A counsellor who brainwashed an alcoholic client into giving her almost £250,000 was warned she faces a lengthy jail term.

Mary McCullagh (59) told Nicole Anderson she would get the money back with interest after the therapist inherited a fictitious £9 million estate.

She also gained the wealthy estate agent's sympathy by saying she had multiple sclerosis and was dying of lung cancer, Bournemouth Crown Court was told.

When Miss Anderson began running out of money, having sold all her assets and cashed in her investments, McCullagh moved on to a second victim, David Oliver.

She embarked on an affair with Mr Oliver, who owned his own house, during a cruise.

She then tricked him into giving her £9,000 after she said her son needed urgent psychological treatment in America.

McCullagh, who now lives in Wexford, Ireland, chose not to give evidence.

She denied 12 counts of obtaining a money transfer by deception and one count of obtaining property by deception.

Judge John Beashel earlier ordered the jury to return a not guilty verdict for one count of obtaining property by deception, namely two watches bought for her by Miss Anderson worth about £2,500 in total.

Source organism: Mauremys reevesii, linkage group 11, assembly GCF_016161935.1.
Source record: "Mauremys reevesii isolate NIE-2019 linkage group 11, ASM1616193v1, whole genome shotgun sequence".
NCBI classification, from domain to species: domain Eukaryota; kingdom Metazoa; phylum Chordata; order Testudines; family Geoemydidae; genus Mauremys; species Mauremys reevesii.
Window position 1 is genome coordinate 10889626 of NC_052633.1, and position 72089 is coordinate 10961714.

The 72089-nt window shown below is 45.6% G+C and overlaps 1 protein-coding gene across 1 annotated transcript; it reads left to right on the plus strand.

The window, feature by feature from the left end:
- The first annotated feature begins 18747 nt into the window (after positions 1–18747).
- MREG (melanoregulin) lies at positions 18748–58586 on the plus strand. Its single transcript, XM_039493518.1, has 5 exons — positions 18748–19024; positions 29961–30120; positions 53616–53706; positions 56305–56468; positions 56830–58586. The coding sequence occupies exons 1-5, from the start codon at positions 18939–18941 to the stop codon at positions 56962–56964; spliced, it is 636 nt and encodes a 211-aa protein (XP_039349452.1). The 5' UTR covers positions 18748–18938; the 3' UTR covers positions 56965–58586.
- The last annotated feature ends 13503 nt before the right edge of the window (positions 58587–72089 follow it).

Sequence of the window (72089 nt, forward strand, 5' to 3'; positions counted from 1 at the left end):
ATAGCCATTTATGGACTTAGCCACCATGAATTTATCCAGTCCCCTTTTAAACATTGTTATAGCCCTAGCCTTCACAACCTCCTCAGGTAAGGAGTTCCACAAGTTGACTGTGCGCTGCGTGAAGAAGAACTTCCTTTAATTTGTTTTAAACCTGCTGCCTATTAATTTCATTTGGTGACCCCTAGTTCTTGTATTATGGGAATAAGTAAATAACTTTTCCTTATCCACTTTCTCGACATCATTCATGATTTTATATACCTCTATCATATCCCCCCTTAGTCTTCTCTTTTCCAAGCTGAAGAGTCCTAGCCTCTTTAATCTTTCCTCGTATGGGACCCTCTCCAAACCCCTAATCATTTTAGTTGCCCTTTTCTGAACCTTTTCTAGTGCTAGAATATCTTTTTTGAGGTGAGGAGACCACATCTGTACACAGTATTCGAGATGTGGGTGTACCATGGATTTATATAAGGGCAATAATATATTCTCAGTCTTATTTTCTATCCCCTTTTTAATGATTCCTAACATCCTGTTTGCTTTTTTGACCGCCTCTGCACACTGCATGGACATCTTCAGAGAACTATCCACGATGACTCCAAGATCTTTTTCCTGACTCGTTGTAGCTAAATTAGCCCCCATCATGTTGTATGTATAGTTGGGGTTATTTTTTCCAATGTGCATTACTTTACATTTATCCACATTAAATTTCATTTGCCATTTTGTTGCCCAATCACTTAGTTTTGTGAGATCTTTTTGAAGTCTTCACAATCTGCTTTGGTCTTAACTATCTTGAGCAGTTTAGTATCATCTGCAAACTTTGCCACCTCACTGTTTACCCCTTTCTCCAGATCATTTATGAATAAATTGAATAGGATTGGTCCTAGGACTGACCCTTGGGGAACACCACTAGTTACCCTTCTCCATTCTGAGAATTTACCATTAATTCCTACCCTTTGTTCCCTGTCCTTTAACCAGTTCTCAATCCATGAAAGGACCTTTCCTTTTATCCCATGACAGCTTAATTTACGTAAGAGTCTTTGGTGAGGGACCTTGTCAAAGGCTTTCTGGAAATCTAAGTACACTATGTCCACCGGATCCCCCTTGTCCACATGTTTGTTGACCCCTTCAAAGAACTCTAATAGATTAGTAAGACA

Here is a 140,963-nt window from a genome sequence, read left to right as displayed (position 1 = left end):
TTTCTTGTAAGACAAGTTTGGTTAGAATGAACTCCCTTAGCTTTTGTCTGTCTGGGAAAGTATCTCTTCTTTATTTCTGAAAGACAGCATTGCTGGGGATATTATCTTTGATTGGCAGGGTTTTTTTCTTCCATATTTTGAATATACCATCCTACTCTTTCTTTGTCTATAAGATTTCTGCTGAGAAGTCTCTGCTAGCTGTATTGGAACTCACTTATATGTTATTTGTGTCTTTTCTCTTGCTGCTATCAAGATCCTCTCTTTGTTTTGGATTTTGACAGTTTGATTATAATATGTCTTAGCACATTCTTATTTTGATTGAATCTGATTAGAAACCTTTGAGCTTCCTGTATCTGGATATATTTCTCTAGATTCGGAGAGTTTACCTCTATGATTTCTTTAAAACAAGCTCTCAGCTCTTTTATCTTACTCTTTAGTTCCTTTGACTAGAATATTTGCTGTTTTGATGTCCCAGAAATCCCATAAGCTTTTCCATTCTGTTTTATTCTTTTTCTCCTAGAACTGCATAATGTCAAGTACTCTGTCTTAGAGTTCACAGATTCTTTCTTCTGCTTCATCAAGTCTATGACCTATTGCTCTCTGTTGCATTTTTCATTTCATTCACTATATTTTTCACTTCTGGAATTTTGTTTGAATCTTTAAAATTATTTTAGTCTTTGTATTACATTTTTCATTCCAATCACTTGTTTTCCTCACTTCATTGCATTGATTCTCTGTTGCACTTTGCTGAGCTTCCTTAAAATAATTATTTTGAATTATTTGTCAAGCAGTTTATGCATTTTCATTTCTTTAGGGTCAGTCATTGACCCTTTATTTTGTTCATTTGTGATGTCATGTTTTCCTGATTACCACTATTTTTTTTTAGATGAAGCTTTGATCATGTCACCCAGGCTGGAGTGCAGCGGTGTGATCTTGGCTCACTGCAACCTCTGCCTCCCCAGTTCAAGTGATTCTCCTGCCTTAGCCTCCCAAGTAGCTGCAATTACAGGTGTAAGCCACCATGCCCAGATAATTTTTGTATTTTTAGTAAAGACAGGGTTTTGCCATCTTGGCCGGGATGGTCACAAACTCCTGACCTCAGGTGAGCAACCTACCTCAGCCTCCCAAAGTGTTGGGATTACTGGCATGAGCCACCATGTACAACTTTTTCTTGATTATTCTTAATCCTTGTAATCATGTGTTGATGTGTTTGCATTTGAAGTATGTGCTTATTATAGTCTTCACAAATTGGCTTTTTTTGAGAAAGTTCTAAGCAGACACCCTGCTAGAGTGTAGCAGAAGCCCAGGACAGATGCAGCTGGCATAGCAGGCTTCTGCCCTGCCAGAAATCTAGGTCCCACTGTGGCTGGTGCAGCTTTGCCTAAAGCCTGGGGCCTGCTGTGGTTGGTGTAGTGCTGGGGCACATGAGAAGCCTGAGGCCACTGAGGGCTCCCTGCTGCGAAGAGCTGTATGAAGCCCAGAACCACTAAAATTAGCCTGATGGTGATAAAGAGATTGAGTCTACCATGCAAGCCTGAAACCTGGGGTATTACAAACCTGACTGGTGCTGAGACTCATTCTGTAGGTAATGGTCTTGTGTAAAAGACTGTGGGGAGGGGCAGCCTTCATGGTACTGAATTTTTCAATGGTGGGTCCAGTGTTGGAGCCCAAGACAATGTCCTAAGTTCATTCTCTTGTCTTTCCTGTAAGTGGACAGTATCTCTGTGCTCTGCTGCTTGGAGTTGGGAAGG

The jury of eight women and four men took three and a half hours to find McCullagh guilty on the remaining 13 counts.

Judge Beashel heard that McCullagh has previous convictions for fraud, when she was fined £25 at Stranraer Sheriff Court, Scotland, in September, 1980.

She was also jailed for one month for being bankrupt with intent to defraud creditors, during a hearing at the High Bailiffs Court in Douglas, Isle of Man, in April 1981. The charge related to an unpaid £400 hotel bill.

McCullagh was also given a conditional discharge for a year for two counts of obtaining property by deception at Derby City Magistrates Court in August 1982.

McCullagh looked ahead expressionless as Judge Beashel told her: "The extent of your dishonesty is simply breathtaking and you face a long prison sentence."